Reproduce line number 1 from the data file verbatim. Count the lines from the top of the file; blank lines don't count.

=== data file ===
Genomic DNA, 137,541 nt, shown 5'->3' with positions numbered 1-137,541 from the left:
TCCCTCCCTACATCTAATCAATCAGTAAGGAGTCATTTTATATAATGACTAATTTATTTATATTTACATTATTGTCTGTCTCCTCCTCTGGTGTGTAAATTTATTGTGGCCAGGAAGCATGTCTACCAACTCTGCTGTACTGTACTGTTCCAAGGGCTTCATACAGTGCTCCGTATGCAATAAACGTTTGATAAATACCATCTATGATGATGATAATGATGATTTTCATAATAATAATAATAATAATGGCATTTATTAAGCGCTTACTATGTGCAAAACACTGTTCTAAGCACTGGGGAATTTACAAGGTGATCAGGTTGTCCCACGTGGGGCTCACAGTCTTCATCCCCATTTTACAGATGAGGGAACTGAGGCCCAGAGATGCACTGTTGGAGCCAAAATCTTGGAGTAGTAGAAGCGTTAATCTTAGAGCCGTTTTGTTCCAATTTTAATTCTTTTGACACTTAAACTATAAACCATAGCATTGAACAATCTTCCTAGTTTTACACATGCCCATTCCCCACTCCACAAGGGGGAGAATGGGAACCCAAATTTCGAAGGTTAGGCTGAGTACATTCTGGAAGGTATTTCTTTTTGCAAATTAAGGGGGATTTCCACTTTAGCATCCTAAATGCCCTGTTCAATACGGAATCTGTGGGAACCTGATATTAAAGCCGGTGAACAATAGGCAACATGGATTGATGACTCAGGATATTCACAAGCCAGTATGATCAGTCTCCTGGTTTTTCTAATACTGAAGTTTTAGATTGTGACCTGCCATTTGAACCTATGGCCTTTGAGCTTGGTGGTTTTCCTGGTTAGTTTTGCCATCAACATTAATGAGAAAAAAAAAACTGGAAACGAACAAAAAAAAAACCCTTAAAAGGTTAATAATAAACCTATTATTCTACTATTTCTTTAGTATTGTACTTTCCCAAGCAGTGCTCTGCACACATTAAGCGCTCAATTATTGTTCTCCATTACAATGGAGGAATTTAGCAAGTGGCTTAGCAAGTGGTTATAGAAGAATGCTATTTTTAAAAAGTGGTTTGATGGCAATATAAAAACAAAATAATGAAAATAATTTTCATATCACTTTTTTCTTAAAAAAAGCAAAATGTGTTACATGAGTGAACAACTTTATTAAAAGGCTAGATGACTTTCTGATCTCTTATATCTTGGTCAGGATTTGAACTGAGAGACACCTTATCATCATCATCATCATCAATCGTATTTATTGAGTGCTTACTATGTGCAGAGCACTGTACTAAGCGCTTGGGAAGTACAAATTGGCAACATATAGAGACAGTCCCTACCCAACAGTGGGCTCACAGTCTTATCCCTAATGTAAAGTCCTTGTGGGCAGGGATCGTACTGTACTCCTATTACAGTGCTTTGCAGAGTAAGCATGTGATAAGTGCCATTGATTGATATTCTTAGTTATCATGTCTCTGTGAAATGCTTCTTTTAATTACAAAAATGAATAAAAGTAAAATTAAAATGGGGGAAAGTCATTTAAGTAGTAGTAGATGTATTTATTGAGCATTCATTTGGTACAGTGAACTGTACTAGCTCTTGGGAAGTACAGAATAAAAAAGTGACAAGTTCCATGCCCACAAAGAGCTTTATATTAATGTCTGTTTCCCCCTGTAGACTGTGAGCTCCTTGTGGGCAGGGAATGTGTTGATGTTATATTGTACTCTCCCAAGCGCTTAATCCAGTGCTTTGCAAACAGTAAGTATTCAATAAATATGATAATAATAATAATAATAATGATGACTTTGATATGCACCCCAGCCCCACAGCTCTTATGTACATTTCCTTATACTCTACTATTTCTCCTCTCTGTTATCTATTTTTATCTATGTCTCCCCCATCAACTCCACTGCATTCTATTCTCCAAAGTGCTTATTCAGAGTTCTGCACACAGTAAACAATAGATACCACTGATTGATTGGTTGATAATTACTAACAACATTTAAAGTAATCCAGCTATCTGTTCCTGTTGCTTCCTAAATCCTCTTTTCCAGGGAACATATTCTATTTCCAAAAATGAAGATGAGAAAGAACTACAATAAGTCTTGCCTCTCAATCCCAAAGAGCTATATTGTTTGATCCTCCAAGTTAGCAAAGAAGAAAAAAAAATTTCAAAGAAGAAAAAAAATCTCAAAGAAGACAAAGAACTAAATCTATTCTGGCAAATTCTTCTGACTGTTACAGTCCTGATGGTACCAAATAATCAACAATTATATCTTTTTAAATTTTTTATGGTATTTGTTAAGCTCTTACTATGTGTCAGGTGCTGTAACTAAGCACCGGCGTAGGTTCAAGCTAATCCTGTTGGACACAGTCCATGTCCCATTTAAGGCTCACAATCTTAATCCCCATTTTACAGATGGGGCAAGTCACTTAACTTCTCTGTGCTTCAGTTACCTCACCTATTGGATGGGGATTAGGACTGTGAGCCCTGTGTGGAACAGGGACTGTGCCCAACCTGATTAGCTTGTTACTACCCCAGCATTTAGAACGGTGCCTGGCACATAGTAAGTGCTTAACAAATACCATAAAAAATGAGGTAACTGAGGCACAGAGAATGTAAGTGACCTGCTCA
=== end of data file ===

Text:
Genomic DNA, 137,541 nt, shown 5'->3' with positions numbered 1-137,541 from the left: